At today’s occupancy levels, and assuming an average rent of $2,500 per month (which we assume is high, so it is just for illustrative purposes to give a best case), we derive an estimated EBITDA of about $350 million based on a 45% margin after a management fee. This excludes, however, a capex assumption, which should be between $500 and $750 per unit, at least. In theory, that margin should have declined with the drop in census, but with cost cuts and higher rents, they may have been able to maintain it. If not, the numbers would just be worse, and anyone can plug in their own numbers with similar results. If you think the Holiday portfolio would sell at an 8% cap rate on in-place cash flow today, the value would be about $4.37 billion, or close to the existing debt, given our assumptions. Because independent living is not in high demand in today’s acquisition market, especially for an underperforming large portfolio where the majority of the properties were built more than 10 years ago, most people believe the cap rate would be higher, reducing the current value below the existing debt. And, if average rents are actually below the $2,500 we used in our example above (and we believe they are), the valuation woes will be even worse. In addition, we have heard that in several markets Holiday is using the same discounts and free rents to attract new residents that most everyone else is using, and we did not adjust for that.
By our calculations, the Holiday portfolio would have to reach 90% occupancy with even higher rents to begin to approach the original purchase price, assuming an 8% cap rate. If the new management can stabilize operations, and staffing, and then increase the census by 50 basis points each quarter through 2014 and increase average rents by 3% each year, by the time the Fannie Mae debt matures, the debt would be about 75% of the higher value (we started at the higher $2,500 average rent per month to get there, which we admit is aggressive). Even though the Fortress funds would still be in a losing position relative to the original purchase, if they dividend out the excess cash flow it might not be so bad. However, while in theory it should be easier for a company that had been at 90%-plus occupancy to start to regain census momentum at the 50 basis points per quarter we used in our assumptions, that would be considered a tall order for anyone, especially with the housing market still years from a full recovery. And that is important because we believe that at the time of the sale three years ago, close to 75% of Holiday’s customers sold their homes before moving. With low prices, a smaller number of potential residents will sell their homes, and a smaller number will move in. There has already been strong pressure on the management at the community level to increase census, and additional pressure may result in more turnover, something that the company really can’t afford.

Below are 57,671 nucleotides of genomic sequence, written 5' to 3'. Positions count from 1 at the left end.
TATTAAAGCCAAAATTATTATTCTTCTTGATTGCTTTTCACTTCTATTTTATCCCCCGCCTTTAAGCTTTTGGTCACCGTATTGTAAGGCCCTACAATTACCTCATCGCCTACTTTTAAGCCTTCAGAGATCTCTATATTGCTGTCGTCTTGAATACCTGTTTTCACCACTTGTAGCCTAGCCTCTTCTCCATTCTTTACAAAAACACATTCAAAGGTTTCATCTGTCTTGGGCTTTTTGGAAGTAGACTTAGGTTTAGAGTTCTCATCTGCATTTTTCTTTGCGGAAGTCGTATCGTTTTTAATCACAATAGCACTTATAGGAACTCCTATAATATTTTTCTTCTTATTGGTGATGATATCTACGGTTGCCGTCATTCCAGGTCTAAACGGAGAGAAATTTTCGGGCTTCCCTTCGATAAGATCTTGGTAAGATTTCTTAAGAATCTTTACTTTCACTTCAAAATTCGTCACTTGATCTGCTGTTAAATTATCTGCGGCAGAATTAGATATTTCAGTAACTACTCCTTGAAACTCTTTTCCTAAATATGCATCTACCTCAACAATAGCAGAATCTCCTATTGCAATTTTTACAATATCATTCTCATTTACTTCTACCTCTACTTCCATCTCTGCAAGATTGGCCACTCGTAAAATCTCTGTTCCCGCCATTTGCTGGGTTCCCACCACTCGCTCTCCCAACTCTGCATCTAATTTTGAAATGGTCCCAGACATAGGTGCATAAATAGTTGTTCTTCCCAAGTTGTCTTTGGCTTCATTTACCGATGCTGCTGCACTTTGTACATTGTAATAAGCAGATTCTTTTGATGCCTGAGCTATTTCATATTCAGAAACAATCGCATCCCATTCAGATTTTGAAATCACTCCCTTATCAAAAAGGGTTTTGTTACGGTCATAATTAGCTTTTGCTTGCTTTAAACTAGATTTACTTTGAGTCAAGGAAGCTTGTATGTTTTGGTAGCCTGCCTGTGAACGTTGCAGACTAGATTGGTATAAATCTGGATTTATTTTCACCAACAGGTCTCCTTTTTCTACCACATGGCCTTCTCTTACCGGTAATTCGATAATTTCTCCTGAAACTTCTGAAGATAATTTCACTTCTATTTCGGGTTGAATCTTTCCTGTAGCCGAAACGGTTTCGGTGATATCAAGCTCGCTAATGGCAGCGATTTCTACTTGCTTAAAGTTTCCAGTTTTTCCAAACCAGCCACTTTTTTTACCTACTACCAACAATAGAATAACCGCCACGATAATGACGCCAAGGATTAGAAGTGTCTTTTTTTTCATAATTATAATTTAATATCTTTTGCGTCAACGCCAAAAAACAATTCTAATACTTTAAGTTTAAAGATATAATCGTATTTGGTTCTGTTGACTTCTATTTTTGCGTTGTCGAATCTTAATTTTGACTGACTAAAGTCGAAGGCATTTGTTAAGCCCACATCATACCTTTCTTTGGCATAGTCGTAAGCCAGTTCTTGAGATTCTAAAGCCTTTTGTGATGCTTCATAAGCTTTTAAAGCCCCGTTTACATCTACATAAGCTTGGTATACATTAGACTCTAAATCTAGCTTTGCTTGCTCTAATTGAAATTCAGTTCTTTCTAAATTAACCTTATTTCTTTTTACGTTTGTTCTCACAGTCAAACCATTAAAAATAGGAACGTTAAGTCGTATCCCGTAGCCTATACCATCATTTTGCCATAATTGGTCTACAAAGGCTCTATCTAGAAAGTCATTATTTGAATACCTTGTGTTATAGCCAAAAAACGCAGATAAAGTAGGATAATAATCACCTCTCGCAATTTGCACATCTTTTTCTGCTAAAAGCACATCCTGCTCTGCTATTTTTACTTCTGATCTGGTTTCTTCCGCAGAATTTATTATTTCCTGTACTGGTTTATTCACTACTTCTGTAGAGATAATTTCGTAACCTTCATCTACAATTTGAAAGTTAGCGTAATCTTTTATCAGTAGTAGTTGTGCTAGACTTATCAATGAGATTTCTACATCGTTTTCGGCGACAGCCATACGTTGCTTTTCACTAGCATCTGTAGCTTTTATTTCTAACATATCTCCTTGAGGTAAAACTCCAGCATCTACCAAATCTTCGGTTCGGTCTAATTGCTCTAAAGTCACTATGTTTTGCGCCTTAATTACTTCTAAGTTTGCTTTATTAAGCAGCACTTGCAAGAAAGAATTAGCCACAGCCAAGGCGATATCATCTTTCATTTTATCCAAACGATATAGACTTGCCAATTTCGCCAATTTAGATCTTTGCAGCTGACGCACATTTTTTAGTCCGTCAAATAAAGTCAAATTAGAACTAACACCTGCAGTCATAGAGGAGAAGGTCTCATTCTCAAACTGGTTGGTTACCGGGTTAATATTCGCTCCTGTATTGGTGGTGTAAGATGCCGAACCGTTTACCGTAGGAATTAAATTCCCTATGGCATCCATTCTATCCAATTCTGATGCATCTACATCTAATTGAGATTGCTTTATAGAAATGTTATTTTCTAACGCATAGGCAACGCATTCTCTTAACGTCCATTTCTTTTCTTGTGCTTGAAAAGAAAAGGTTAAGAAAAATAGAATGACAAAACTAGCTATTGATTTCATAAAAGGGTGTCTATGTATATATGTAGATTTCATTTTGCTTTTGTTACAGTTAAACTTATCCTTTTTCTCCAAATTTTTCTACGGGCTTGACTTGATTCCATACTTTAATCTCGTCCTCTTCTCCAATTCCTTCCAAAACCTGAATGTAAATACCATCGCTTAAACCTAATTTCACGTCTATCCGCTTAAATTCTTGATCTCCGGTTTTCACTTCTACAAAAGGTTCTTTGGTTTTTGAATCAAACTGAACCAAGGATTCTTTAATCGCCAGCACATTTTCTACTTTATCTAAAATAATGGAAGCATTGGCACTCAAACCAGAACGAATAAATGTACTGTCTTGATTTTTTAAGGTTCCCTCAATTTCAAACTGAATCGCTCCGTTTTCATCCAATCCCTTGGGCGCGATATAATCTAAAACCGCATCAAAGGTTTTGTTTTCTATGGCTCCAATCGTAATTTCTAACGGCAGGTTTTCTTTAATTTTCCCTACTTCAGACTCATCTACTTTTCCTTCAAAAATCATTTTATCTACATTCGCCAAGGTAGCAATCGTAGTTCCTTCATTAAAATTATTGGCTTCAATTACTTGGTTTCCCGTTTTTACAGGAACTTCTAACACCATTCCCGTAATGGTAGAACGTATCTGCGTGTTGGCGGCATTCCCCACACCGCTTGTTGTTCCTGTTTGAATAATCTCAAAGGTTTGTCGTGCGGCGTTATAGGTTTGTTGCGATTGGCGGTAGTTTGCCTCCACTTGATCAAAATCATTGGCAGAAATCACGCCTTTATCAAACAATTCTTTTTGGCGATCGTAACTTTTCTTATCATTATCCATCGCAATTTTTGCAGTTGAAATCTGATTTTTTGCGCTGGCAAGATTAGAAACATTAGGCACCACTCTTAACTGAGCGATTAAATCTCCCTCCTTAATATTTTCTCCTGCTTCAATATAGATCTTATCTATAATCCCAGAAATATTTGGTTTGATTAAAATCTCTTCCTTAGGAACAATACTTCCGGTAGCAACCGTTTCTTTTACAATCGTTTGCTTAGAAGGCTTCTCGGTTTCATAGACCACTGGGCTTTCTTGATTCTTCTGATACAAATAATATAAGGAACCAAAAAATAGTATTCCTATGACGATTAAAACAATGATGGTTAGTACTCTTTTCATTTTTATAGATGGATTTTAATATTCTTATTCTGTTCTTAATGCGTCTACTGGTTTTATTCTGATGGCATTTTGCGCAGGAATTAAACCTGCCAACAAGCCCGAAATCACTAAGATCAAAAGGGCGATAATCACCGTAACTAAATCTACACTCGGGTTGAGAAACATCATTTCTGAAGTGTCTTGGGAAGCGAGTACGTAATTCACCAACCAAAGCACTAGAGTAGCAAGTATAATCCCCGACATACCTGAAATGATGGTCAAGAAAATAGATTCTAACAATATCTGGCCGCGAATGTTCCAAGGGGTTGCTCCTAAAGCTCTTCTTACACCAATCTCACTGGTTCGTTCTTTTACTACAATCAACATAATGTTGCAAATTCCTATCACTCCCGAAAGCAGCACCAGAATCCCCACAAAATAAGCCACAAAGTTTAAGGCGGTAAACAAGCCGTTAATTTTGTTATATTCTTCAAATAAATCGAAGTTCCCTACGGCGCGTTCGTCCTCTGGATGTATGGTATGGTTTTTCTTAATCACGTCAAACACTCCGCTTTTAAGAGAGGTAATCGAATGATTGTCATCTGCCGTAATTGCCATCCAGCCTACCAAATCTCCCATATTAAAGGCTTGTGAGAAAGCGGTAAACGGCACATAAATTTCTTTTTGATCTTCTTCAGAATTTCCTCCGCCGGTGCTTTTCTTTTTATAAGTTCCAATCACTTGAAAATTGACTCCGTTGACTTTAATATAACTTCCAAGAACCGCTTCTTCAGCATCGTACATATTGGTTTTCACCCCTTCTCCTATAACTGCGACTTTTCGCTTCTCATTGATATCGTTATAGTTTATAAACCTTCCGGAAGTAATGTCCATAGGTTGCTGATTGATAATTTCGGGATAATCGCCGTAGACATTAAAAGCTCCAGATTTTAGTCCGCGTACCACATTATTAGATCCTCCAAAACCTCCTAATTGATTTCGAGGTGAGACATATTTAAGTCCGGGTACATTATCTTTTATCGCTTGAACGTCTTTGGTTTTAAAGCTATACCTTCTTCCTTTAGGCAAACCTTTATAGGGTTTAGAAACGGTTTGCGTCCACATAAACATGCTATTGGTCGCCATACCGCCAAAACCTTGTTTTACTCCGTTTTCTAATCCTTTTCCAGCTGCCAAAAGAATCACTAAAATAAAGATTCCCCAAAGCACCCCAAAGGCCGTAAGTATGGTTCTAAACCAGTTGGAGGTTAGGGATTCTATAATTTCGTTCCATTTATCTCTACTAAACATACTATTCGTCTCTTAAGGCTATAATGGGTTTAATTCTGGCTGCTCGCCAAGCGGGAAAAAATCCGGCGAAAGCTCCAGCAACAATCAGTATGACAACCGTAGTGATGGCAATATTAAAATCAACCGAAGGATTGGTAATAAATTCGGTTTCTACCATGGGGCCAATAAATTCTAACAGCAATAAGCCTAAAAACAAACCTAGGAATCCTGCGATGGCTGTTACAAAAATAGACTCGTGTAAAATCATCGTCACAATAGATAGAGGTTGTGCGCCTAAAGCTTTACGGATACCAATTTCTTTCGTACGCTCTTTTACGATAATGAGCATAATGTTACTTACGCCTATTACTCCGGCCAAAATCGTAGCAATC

All of the assumptions we have made have been favorable to Holiday regarding current rents and the ability to increase rents and occupancy. This was done on purpose to present sort of a best-case scenario to see what could happen. Now, what happens to interest rates between now and 2014 will be important, and there is a bit of a Catch-22. If the economy surges ahead, which will help the housing market, then interest rates will rise, making the refinancing more difficult, or at least more expensive. If the economy continues to stagnate, or it double-dips, then the housing market will take even longer to recover and the Holiday customers who postponed their move will then be moving into assisted living facilities by the time the debt matures. Interest rates are currently near historic lows, and not many people are predicting they will decline. If in 2014 Fortress can refinance the debt with a 30-year 6.5% fixed rate, Holiday would have an estimated 1.3x coverage based on our simple assumptions and calculations above. As rates go up, the coverage goes down, and we would assume the value would decline as well, as the higher interest rates filter into cap rates.
There has been some criticism that the new senior management has come from the multifamily and hospitality areas of real estate, and that they don’t understand seniors housing. We are unable to express an opinion on that, and while “thinking outside the box” may help, it doesn’t appear to have helped yet. Perhaps they haven’t had enough time to really solve the problem at hand. With the Fannie Mae extension, Fortress has bought some time, but it is hard to imagine recovering that much lost census in just four years over a portfolio of more than 300 hundred properties. However, we don’t believe this is reflective of the rest of the industry, because even with a 400 or 500 basis point drop in occupancy over three years, with rate increases and cost controls, other acquisitions from three years ago would have fared better. And remember, not many came with a sub-6% cap rate, which is a problem that can’t be overcome even in the best of circumstances. In addition, an acquisition completed at a certain cap rate can basically maintain its value over a five-year period even if cap rates increase by 200 to 250 basis points, as long as cash flow can be increased by 5% each year. So Holiday can make a comeback, as difficult as that may be. But then Fortress will have to worry about those non-competes which start expiring at the end of the year…